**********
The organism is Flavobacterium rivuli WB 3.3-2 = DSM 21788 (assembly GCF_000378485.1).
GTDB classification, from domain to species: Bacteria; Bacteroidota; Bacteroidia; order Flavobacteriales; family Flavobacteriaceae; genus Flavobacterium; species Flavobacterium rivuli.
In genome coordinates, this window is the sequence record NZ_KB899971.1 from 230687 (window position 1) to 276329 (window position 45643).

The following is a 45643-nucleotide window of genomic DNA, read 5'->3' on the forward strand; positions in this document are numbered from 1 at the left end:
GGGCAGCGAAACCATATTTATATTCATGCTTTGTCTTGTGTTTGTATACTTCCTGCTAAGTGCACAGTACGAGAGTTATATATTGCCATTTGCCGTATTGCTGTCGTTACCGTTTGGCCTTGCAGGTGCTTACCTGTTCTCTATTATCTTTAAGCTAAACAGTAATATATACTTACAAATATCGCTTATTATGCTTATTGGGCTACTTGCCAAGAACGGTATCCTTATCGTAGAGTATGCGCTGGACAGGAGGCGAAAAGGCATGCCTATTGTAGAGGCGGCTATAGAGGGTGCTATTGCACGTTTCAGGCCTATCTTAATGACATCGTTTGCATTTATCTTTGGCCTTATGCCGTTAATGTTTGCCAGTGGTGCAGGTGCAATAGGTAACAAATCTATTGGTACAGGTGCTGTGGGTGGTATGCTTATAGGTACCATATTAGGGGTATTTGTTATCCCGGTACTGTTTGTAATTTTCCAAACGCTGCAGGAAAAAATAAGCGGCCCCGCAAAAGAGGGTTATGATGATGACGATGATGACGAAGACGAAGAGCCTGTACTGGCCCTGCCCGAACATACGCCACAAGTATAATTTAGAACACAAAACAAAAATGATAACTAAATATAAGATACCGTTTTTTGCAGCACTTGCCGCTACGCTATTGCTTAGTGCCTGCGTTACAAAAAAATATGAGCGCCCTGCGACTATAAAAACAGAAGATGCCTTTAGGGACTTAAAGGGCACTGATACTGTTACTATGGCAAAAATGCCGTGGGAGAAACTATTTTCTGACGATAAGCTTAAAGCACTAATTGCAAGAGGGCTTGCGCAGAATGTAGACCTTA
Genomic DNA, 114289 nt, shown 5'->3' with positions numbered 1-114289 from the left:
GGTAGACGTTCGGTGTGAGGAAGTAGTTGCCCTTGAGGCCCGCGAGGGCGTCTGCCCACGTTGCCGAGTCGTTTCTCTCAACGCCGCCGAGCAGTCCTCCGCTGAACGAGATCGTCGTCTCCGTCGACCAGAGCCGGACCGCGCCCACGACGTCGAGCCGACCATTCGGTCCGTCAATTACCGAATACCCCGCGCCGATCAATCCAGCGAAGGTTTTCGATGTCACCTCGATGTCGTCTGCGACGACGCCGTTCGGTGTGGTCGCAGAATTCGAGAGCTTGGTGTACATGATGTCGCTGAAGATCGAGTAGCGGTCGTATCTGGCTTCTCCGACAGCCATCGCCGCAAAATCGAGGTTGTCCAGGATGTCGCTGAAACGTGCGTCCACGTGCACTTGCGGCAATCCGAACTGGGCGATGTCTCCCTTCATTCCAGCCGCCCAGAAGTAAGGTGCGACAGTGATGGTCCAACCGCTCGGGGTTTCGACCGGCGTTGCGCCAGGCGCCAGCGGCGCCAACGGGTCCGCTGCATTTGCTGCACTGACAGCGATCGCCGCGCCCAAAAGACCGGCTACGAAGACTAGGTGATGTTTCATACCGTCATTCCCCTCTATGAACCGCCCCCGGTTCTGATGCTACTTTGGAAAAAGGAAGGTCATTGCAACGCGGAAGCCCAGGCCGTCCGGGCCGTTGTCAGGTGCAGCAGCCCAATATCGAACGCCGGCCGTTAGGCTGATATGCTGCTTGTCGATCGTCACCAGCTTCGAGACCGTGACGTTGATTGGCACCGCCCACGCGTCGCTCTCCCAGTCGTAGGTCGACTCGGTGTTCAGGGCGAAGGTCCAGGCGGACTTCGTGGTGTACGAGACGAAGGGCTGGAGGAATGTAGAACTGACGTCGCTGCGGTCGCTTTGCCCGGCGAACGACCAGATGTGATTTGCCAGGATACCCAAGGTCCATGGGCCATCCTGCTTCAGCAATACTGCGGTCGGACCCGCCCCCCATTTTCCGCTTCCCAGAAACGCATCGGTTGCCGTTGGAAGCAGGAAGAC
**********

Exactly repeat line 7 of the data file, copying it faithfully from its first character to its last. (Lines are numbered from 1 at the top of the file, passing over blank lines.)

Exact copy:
GGTAGACGTTCGGTGTGAGGAAGTAGTTGCCCTTGAGGCCCGCGAGGGCGTCTGCCCACGTTGCCGAGTCGTTTCTCTCAACGCCGCCGAGCAGTCCTCCGCTGAACGAGATCGTCGTCTCCGTCGACCAGAGCCGGACCGCGCCCACGACGTCGAGCCGACCATTCGGTCCGTCAATTACCGAATACCCCGCGCCGATCAATCCAGCGAAGGTTTTCGATGTCACCTCGATGTCGTCTGCGACGACGCCGTTCGGTGTGGTCGCAGAATTCGAGAGCTTGGTGTACATGATGTCGCTGAAGATCGAGTAGCGGTCGTATCTGGCTTCTCCGACAGCCATCGCCGCAAAATCGAGGTTGTCCAGGATGTCGCTGAAACGTGCGTCCACGTGCACTTGCGGCAATCCGAACTGGGCGATGTCTCCCTTCATTCCAGCCGCCCAGAAGTAAGGTGCGACAGTGATGGTCCAACCGCTCGGGGTTTCGACCGGCGTTGCGCCAGGCGCCAGCGGCGCCAACGGGTCCGCTGCATTTGCTGCACTGACAGCGATCGCCGCGCCCAAAAGACCGGCTACGAAGACTAGGTGATGTTTCATACCGTCATTCCCCTCTATGAACCGCCCCCGGTTCTGATGCTACTTTGGAAAAAGGAAGGTCATTGCAACGCGGAAGCCCAGGCCGTCCGGGCCGTTGTCAGGTGCAGCAGCCCAATATCGAACGCCGGCCGTTAGGCTGATATGCTGCTTGTCGATCGTCACCAGCTTCGAGACCGTGACGTTGATTGGCACCGCCCACGCGTCGCTCTCCCAGTCGTAGGTCGACTCGGTGTTCAGGGCGAAGGTCCAGGCGGACTTCGTGGTGTACGAGACGAAGGGCTGGAGGAATGTAGAACTGACGTCGCTGCGGTCGCTTTGCCCGGCGAACGACCAGATGTGATTTGCCAGGATACCCAAGGTCCATGGGCCATCCTGCTTCAGCAATACTGCGGTCGGACCCGCCCCCCATTTTCCGCTTCCCAGAAACGCATCGGTTGCCGTTGGAAGCAGGAAGAC